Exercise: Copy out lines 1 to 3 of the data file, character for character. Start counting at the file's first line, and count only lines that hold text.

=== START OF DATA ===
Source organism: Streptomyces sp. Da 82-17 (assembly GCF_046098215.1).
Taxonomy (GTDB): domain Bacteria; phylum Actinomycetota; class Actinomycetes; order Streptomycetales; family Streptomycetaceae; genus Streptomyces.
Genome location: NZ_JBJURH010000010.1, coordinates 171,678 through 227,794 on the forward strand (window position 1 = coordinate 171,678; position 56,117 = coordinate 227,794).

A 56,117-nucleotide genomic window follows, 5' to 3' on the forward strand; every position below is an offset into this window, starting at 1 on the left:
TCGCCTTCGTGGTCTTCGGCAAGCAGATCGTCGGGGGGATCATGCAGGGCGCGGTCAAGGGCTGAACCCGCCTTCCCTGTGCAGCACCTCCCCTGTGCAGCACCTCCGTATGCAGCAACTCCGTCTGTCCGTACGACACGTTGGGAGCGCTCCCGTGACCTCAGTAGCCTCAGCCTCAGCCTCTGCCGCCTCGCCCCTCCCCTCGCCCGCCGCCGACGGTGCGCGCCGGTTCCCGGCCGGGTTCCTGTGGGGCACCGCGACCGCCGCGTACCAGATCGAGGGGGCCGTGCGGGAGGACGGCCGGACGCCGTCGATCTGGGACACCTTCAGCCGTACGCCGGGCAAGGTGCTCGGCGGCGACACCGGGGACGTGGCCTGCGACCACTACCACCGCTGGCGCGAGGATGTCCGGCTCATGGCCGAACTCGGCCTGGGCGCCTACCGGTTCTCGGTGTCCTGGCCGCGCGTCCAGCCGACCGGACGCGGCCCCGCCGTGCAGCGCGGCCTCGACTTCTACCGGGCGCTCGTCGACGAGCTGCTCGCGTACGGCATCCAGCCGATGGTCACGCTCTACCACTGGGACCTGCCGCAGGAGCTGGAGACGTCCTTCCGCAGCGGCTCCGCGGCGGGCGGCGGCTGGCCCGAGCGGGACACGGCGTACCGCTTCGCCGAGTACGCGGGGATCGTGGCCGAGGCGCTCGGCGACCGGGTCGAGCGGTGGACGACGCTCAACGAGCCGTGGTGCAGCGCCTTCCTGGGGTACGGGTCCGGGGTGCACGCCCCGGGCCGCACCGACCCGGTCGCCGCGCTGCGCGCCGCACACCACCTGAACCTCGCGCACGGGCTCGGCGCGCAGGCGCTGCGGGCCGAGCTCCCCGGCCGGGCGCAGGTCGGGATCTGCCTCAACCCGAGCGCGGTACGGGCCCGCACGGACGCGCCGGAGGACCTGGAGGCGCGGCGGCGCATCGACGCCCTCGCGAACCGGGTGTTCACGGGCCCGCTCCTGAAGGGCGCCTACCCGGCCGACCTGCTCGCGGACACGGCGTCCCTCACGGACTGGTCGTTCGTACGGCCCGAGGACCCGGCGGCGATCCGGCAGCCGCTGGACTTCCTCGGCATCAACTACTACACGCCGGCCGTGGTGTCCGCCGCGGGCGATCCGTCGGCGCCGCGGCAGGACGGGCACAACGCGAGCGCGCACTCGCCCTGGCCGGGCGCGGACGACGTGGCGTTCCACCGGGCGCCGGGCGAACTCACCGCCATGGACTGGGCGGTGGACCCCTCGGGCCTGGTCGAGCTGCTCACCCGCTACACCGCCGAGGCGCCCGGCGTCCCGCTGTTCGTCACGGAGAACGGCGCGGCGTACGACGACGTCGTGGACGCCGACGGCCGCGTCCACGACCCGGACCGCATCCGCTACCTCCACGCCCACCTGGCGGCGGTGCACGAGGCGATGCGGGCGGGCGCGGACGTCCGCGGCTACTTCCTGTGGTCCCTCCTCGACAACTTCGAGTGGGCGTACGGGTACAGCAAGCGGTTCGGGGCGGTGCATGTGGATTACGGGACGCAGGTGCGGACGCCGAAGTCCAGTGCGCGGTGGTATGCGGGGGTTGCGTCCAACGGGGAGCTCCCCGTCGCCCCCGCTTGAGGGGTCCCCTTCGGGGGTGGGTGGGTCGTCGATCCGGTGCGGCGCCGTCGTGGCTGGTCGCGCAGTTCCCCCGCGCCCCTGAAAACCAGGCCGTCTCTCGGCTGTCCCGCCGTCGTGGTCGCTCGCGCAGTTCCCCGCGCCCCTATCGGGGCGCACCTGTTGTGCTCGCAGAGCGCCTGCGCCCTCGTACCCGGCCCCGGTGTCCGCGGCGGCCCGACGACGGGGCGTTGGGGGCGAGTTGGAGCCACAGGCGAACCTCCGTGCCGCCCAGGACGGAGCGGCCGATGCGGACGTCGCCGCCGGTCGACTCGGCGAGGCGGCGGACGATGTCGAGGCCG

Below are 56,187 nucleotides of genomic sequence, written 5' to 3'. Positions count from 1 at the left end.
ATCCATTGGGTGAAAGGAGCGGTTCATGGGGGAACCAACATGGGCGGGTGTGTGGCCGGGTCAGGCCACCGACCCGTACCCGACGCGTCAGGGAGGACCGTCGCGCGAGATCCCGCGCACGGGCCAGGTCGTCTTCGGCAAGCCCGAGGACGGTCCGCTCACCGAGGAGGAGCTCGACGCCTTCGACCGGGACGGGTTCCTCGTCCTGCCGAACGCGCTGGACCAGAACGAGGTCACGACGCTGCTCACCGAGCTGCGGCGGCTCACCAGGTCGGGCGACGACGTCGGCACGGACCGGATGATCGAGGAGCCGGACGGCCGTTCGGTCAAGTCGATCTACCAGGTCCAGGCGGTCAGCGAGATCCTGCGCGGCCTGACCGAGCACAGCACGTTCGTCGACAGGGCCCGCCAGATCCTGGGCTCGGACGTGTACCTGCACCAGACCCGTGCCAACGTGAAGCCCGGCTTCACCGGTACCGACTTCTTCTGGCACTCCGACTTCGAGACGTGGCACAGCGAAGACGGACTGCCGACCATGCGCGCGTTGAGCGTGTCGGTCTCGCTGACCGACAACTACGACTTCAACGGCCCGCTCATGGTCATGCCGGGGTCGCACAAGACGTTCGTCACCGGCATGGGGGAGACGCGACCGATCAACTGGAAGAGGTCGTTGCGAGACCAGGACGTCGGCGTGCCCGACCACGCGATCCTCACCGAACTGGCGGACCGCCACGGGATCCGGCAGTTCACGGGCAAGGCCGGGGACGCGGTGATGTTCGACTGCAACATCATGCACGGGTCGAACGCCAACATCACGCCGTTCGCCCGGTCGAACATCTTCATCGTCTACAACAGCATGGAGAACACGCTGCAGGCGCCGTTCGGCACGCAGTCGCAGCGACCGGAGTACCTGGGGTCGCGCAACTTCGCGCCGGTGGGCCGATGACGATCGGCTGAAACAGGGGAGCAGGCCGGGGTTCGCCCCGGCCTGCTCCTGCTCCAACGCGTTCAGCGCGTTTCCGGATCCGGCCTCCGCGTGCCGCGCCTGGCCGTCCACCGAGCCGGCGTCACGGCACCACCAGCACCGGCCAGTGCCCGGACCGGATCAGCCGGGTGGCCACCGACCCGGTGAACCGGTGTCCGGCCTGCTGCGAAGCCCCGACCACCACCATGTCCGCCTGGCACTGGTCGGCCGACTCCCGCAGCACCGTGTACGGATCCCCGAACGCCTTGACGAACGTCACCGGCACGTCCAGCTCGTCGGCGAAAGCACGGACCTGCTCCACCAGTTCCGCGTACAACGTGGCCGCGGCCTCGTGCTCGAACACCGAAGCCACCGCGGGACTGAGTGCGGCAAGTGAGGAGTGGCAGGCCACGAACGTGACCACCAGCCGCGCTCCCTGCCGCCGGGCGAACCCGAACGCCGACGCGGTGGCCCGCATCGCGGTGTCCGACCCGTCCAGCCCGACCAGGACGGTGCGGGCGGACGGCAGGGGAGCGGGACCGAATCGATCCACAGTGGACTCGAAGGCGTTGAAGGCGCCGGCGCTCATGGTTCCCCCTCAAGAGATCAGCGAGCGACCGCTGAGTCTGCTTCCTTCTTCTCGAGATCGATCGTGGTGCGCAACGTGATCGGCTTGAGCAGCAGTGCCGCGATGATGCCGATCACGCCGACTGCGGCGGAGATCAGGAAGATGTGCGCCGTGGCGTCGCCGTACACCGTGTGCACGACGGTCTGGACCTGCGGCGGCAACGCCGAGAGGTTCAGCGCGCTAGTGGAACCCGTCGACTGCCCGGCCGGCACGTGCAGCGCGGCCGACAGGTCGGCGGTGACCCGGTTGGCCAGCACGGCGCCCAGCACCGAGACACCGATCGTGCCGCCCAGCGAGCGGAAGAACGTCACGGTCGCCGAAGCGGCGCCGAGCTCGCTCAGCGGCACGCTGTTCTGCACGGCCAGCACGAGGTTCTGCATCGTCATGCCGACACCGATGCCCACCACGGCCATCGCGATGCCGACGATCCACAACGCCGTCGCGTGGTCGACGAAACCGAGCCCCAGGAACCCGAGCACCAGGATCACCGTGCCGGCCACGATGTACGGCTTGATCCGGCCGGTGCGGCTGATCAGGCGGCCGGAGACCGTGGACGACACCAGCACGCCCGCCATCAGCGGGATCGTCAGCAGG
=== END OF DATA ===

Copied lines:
Source organism: Streptomyces sp. Da 82-17 (assembly GCF_046098215.1).
Taxonomy (GTDB): domain Bacteria; phylum Actinomycetota; class Actinomycetes; order Streptomycetales; family Streptomycetaceae; genus Streptomyces.
Genome location: NZ_JBJURH010000010.1, coordinates 171,678 through 227,794 on the forward strand (window position 1 = coordinate 171,678; position 56,117 = coordinate 227,794).